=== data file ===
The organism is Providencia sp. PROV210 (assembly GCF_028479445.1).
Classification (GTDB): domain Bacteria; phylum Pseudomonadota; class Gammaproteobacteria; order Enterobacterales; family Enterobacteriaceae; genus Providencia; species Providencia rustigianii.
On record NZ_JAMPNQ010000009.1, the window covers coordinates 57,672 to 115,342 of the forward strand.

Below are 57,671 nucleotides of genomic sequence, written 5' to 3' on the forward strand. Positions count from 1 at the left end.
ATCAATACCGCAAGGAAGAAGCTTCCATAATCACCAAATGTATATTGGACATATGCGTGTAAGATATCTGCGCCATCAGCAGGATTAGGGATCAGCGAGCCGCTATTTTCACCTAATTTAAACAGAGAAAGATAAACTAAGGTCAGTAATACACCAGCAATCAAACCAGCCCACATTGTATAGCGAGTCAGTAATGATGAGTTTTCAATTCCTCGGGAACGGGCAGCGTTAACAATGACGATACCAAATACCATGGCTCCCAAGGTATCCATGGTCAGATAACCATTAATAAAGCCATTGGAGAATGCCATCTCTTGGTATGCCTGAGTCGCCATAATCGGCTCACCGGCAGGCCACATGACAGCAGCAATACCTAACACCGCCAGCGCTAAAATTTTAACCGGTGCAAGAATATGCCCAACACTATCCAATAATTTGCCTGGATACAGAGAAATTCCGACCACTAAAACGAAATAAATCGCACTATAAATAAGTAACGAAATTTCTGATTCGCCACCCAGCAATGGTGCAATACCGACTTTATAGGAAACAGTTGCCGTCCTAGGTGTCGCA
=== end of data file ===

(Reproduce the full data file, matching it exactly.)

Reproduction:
The organism is Providencia sp. PROV210 (assembly GCF_028479445.1).
Classification (GTDB): domain Bacteria; phylum Pseudomonadota; class Gammaproteobacteria; order Enterobacterales; family Enterobacteriaceae; genus Providencia; species Providencia rustigianii.
On record NZ_JAMPNQ010000009.1, the window covers coordinates 57,672 to 115,342 of the forward strand.

Below are 57,671 nucleotides of genomic sequence, written 5' to 3' on the forward strand. Positions count from 1 at the left end.
ATCAATACCGCAAGGAAGAAGCTTCCATAATCACCAAATGTATATTGGACATATGCGTGTAAGATATCTGCGCCATCAGCAGGATTAGGGATCAGCGAGCCGCTATTTTCACCTAATTTAAACAGAGAAAGATAAACTAAGGTCAGTAATACACCAGCAATCAAACCAGCCCACATTGTATAGCGAGTCAGTAATGATGAGTTTTCAATTCCTCGGGAACGGGCAGCGTTAACAATGACGATACCAAATACCATGGCTCCCAAGGTATCCATGGTCAGATAACCATTAATAAAGCCATTGGAGAATGCCATCTCTTGGTATGCCTGAGTCGCCATAATCGGCTCACCGGCAGGCCACATGACAGCAGCAATACCTAACACCGCCAGCGCTAAAATTTTAACCGGTGCAAGAATATGCCCAACACTATCCAATAATTTGCCTGGATACAGAGAAATTCCGACCACTAAAACGAAATAAATCGCACTATAAATAAGTAACGAAATTTCTGATTCGCCACCCAGCAATGGTGCAATACCGACTTTATAGGAAACAGTTGCCGTCCTAGGTGTCGCA